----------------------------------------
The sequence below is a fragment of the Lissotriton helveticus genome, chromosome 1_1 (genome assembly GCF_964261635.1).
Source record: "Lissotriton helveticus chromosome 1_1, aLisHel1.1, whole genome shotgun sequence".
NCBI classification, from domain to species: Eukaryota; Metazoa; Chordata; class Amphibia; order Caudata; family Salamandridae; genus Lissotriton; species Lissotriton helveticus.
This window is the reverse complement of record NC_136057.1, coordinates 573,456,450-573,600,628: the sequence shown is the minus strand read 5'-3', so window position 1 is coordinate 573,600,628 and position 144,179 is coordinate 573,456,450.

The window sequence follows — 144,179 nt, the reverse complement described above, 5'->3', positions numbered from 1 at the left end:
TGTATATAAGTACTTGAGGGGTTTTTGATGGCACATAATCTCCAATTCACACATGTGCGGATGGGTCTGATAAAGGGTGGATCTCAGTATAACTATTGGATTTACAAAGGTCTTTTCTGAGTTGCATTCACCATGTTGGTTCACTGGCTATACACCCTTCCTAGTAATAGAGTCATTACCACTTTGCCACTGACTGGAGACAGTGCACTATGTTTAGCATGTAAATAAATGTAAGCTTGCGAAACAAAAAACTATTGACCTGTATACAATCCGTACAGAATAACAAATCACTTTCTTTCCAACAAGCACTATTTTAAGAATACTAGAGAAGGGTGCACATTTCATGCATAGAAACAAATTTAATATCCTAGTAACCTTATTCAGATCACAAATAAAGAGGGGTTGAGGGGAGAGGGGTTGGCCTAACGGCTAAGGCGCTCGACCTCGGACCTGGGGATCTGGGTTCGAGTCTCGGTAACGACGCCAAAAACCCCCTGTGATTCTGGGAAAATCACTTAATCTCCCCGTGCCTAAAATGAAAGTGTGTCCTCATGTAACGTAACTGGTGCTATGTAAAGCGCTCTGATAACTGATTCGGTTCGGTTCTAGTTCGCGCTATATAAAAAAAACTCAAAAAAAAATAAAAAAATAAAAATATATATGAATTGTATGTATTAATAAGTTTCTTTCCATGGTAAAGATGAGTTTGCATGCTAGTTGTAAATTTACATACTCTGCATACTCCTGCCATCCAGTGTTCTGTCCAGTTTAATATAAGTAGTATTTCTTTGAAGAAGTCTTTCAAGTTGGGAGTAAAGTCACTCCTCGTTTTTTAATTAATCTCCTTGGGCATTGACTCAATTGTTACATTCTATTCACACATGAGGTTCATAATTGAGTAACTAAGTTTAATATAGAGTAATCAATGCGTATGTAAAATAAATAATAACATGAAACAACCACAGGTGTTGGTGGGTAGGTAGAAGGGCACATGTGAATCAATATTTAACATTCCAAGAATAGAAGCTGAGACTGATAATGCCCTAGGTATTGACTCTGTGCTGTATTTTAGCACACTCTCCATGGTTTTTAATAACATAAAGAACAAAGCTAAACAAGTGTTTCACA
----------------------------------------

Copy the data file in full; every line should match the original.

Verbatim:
The sequence below is a fragment of the Lissotriton helveticus genome, chromosome 1_1 (genome assembly GCF_964261635.1).
Source record: "Lissotriton helveticus chromosome 1_1, aLisHel1.1, whole genome shotgun sequence".
NCBI classification, from domain to species: Eukaryota; Metazoa; Chordata; class Amphibia; order Caudata; family Salamandridae; genus Lissotriton; species Lissotriton helveticus.
This window is the reverse complement of record NC_136057.1, coordinates 573,456,450-573,600,628: the sequence shown is the minus strand read 5'-3', so window position 1 is coordinate 573,600,628 and position 144,179 is coordinate 573,456,450.

The window sequence follows — 144,179 nt, the reverse complement described above, 5'->3', positions numbered from 1 at the left end:
TGTATATAAGTACTTGAGGGGTTTTTGATGGCACATAATCTCCAATTCACACATGTGCGGATGGGTCTGATAAAGGGTGGATCTCAGTATAACTATTGGATTTACAAAGGTCTTTTCTGAGTTGCATTCACCATGTTGGTTCACTGGCTATACACCCTTCCTAGTAATAGAGTCATTACCACTTTGCCACTGACTGGAGACAGTGCACTATGTTTAGCATGTAAATAAATGTAAGCTTGCGAAACAAAAAACTATTGACCTGTATACAATCCGTACAGAATAACAAATCACTTTCTTTCCAACAAGCACTATTTTAAGAATACTAGAGAAGGGTGCACATTTCATGCATAGAAACAAATTTAATATCCTAGTAACCTTATTCAGATCACAAATAAAGAGGGGTTGAGGGGAGAGGGGTTGGCCTAACGGCTAAGGCGCTCGACCTCGGACCTGGGGATCTGGGTTCGAGTCTCGGTAACGACGCCAAAAACCCCCTGTGATTCTGGGAAAATCACTTAATCTCCCCGTGCCTAAAATGAAAGTGTGTCCTCATGTAACGTAACTGGTGCTATGTAAAGCGCTCTGATAACTGATTCGGTTCGGTTCTAGTTCGCGCTATATAAAAAAAACTCAAAAAAAAATAAAAAAATAAAAATATATATGAATTGTATGTATTAATAAGTTTCTTTCCATGGTAAAGATGAGTTTGCATGCTAGTTGTAAATTTACATACTCTGCATACTCCTGCCATCCAGTGTTCTGTCCAGTTTAATATAAGTAGTATTTCTTTGAAGAAGTCTTTCAAGTTGGGAGTAAAGTCACTCCTCGTTTTTTAATTAATCTCCTTGGGCATTGACTCAATTGTTACATTCTATTCACACATGAGGTTCATAATTGAGTAACTAAGTTTAATATAGAGTAATCAATGCGTATGTAAAATAAATAATAACATGAAACAACCACAGGTGTTGGTGGGTAGGTAGAAGGGCACATGTGAATCAATATTTAACATTCCAAGAATAGAAGCTGAGACTGATAATGCCCTAGGTATTGACTCTGTGCTGTATTTTAGCACACTCTCCATGGTTTTTAATAACATAAAGAACAAAGCTAAACAAGTGTTTCACA